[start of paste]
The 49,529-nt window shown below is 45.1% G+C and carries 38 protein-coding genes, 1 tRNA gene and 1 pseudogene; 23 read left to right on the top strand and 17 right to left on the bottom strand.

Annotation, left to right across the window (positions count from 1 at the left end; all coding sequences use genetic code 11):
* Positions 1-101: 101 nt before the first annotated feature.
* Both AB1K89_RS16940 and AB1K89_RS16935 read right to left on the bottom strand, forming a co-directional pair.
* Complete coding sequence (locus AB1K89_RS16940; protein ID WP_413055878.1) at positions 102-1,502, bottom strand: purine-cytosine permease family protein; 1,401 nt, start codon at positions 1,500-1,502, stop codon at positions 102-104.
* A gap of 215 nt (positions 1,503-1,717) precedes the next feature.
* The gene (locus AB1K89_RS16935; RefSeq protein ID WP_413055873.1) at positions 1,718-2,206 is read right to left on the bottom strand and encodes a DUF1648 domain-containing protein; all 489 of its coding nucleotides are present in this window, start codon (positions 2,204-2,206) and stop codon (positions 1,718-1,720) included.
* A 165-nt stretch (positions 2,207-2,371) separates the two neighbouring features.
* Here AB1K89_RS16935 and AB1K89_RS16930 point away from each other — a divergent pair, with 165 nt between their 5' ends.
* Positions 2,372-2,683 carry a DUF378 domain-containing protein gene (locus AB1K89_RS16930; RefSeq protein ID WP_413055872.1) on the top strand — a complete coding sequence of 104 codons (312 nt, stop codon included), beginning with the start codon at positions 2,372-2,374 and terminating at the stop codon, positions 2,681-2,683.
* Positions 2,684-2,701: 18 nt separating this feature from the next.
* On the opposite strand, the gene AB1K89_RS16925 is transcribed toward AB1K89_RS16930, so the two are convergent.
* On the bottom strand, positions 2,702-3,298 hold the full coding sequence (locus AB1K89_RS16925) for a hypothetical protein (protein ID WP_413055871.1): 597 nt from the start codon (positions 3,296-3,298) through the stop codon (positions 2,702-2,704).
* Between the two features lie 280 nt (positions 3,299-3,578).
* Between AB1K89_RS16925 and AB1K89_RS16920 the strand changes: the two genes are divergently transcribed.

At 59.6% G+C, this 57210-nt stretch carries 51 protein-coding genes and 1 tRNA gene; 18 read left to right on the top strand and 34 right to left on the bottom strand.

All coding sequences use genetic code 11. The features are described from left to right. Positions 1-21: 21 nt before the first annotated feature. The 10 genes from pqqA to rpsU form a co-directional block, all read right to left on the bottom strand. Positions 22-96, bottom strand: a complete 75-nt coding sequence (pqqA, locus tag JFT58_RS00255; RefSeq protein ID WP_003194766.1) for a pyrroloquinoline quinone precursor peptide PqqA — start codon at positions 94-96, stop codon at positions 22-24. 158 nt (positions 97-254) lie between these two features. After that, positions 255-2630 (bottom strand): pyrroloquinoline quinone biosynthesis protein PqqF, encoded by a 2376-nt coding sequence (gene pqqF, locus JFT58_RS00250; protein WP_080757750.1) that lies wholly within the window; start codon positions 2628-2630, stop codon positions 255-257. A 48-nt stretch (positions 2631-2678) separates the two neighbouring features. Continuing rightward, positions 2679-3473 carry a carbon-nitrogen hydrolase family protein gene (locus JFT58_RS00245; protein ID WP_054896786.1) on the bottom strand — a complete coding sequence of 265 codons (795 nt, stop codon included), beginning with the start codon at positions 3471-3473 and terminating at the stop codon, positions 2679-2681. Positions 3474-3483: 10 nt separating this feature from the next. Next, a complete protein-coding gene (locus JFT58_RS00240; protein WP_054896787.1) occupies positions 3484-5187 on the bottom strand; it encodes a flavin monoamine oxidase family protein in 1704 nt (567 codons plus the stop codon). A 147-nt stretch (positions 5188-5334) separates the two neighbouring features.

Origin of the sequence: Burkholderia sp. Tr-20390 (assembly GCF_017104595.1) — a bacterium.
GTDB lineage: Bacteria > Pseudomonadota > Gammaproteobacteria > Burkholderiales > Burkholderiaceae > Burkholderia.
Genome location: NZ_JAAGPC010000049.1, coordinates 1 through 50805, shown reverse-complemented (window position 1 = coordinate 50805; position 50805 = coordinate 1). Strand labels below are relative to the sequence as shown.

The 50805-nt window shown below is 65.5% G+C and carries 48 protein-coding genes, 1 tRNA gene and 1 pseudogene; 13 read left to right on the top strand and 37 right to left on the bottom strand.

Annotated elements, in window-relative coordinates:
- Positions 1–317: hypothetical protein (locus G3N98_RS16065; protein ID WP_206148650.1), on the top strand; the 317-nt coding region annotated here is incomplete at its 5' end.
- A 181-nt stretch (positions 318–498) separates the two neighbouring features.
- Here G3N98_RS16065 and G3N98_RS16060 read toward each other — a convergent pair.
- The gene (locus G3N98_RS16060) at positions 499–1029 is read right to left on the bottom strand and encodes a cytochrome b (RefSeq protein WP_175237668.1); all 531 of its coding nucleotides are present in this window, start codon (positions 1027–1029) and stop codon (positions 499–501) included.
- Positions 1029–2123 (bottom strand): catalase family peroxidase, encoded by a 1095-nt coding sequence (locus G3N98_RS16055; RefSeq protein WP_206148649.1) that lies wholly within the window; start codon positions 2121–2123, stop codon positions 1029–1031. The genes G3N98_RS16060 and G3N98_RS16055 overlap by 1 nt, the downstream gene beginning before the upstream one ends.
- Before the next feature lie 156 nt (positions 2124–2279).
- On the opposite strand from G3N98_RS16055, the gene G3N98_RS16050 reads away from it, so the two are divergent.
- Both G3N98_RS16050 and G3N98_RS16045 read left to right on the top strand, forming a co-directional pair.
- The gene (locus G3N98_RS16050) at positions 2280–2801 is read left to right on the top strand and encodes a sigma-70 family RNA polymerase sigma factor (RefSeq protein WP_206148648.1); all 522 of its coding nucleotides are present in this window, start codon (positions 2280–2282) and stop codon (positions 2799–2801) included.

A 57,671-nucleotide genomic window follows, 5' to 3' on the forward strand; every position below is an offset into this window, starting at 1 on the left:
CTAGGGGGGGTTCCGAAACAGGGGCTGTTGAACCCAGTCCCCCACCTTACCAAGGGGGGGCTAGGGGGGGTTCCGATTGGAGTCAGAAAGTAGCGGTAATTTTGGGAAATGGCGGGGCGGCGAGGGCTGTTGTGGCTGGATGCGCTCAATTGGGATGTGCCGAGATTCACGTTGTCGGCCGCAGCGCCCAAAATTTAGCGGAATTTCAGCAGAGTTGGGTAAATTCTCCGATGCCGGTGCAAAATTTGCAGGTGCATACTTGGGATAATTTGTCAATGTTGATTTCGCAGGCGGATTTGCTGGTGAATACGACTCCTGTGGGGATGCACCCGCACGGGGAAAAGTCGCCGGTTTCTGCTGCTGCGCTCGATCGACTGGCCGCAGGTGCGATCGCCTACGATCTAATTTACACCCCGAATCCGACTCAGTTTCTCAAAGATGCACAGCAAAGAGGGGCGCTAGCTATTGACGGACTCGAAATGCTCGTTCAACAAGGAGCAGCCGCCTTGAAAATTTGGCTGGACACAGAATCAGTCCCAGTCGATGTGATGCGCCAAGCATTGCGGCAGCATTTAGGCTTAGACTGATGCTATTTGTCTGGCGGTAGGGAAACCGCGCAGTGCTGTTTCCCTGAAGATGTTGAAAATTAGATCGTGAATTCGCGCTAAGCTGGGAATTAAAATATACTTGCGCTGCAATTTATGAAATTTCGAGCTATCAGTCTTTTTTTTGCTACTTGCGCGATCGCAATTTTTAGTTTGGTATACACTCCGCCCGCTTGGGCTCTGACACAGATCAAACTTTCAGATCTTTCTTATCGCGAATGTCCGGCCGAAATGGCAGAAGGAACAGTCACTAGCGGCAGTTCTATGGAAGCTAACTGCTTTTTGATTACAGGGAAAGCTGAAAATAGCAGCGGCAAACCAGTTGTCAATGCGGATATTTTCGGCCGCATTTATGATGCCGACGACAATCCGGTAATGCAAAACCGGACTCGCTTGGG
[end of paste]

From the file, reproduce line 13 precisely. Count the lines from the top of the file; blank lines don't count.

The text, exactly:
* On the bottom strand, positions 2,702-3,298 hold the full coding sequence (locus AB1K89_RS16925) for a hypothetical protein (protein ID WP_413055871.1): 597 nt from the start codon (positions 3,296-3,298) through the stop codon (positions 2,702-2,704).